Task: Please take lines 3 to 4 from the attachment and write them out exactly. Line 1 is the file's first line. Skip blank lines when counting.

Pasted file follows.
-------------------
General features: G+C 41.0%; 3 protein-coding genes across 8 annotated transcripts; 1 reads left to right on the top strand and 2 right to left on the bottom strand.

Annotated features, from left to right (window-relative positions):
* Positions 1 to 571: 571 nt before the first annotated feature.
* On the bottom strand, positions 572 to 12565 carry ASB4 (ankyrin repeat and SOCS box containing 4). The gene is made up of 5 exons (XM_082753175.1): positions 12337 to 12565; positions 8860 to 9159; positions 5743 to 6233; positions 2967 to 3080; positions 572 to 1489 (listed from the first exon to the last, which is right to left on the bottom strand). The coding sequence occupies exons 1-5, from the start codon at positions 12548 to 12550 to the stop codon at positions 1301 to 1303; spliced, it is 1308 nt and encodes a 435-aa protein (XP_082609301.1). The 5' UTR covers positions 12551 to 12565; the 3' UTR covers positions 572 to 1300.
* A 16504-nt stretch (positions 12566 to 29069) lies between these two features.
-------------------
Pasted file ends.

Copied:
* Positions 1 to 571: 571 nt before the first annotated feature.
* On the bottom strand, positions 572 to 12565 carry ASB4 (ankyrin repeat and SOCS box containing 4). The gene is made up of 5 exons (XM_082753175.1): positions 12337 to 12565; positions 8860 to 9159; positions 5743 to 6233; positions 2967 to 3080; positions 572 to 1489 (listed from the first exon to the last, which is right to left on the bottom strand). The coding sequence occupies exons 1-5, from the start codon at positions 12548 to 12550 to the stop codon at positions 1301 to 1303; spliced, it is 1308 nt and encodes a 435-aa protein (XP_082609301.1). The 5' UTR covers positions 12551 to 12565; the 3' UTR covers positions 572 to 1300.